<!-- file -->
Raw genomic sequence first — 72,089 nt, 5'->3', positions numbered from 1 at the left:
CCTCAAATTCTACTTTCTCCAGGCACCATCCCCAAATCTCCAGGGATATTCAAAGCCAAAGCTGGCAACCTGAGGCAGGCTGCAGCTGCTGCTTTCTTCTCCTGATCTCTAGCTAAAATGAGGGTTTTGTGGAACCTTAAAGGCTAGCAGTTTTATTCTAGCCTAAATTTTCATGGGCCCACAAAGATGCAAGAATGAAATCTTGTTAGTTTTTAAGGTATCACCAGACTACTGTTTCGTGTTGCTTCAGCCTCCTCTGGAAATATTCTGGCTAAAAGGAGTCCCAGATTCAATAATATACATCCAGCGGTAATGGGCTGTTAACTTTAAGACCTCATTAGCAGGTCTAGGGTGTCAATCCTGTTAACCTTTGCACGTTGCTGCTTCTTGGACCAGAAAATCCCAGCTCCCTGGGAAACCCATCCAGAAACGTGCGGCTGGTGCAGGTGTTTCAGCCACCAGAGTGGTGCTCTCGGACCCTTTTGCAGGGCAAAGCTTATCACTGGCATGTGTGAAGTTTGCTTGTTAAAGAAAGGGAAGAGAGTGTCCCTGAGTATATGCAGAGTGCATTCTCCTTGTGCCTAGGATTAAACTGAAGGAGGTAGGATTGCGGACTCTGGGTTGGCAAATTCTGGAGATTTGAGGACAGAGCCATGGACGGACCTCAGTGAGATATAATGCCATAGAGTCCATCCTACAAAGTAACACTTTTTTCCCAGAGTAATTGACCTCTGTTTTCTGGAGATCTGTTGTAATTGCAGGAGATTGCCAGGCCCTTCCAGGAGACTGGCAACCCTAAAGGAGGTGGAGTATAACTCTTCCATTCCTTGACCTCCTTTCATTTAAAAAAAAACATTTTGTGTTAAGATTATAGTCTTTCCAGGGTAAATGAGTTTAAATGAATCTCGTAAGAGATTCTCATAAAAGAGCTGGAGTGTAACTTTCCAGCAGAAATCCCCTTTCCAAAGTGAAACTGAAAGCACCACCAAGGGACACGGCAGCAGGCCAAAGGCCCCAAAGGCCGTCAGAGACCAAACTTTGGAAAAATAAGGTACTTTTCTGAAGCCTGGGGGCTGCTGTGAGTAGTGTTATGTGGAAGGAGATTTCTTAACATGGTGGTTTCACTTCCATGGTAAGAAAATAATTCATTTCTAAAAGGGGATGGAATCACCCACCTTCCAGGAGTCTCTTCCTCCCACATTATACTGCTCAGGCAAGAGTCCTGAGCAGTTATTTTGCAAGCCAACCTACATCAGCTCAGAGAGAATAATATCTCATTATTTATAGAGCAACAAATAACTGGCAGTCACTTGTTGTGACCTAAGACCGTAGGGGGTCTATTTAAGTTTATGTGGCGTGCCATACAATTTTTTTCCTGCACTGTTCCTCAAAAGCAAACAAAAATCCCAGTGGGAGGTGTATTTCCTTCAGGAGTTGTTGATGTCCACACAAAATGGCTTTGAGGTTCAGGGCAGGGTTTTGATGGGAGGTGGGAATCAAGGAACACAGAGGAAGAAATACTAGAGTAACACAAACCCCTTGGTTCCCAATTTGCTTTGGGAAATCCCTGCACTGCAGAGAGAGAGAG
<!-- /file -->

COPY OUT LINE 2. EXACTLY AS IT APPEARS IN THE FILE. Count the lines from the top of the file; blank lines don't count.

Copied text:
CCTCAAATTCTACTTTCTCCAGGCACCATCCCCAAATCTCCAGGGATATTCAAAGCCAAAGCTGGCAACCTGAGGCAGGCTGCAGCTGCTGCTTTCTTCTCCTGATCTCTAGCTAAAATGAGGGTTTTGTGGAACCTTAAAGGCTAGCAGTTTTATTCTAGCCTAAATTTTCATGGGCCCACAAAGATGCAAGAATGAAATCTTGTTAGTTTTTAAGGTATCACCAGACTACTGTTTCGTGTTGCTTCAGCCTCCTCTGGAAATATTCTGGCTAAAAGGAGTCCCAGATTCAATAATATACATCCAGCGGTAATGGGCTGTTAACTTTAAGACCTCATTAGCAGGTCTAGGGTGTCAATCCTGTTAACCTTTGCACGTTGCTGCTTCTTGGACCAGAAAATCCCAGCTCCCTGGGAAACCCATCCAGAAACGTGCGGCTGGTGCAGGTGTTTCAGCCACCAGAGTGGTGCTCTCGGACCCTTTTGCAGGGCAAAGCTTATCACTGGCATGTGTGAAGTTTGCTTGTTAAAGAAAGGGAAGAGAGTGTCCCTGAGTATATGCAGAGTGCATTCTCCTTGTGCCTAGGATTAAACTGAAGGAGGTAGGATTGCGGACTCTGGGTTGGCAAATTCTGGAGATTTGAGGACAGAGCCATGGACGGACCTCAGTGAGATATAATGCCATAGAGTCCATCCTACAAAGTAACACTTTTTTCCCAGAGTAATTGACCTCTGTTTTCTGGAGATCTGTTGTAATTGCAGGAGATTGCCAGGCCCTTCCAGGAGACTGGCAACCCTAAAGGAGGTGGAGTATAACTCTTCCATTCCTTGACCTCCTTTCATTTAAAAAAAAACATTTTGTGTTAAGATTATAGTCTTTCCAGGGTAAATGAGTTTAAATGAATCTCGTAAGAGATTCTCATAAAAGAGCTGGAGTGTAACTTTCCAGCAGAAATCCCCTTTCCAAAGTGAAACTGAAAGCACCACCAAGGGACACGGCAGCAGGCCAAAGGCCCCAAAGGCCGTCAGAGACCAAACTTTGGAAAAATAAGGTACTTTTCTGAAGCCTGGGGGCTGCTGTGAGTAGTGTTATGTGGAAGGAGATTTCTTAACATGGTGGTTTCACTTCCATGGTAAGAAAATAATTCATTTCTAAAAGGGGATGGAATCACCCACCTTCCAGGAGTCTCTTCCTCCCACATTATACTGCTCAGGCAAGAGTCCTGAGCAGTTATTTTGCAAGCCAACCTACATCAGCTCAGAGAGAATAATATCTCATTATTTATAGAGCAACAAATAACTGGCAGTCACTTGTTGTGACCTAAGACCGTAGGGGGTCTATTTAAGTTTATGTGGCGTGCCATACAATTTTTTTCCTGCACTGTTCCTCAAAAGCAAACAAAAATCCCAGTGGGAGGTGTATTTCCTTCAGGAGTTGTTGATGTCCACACAAAATGGCTTTGAGGTTCAGGGCAGGGTTTTGATGGGAGGTGGGAATCAAGGAACACAGAGGAAGAAATACTAGAGTAACACAAACCCCTTGGTTCCCAATTTGCTTTGGGAAATCCCTGCACTGCAGAGAGAGAGAG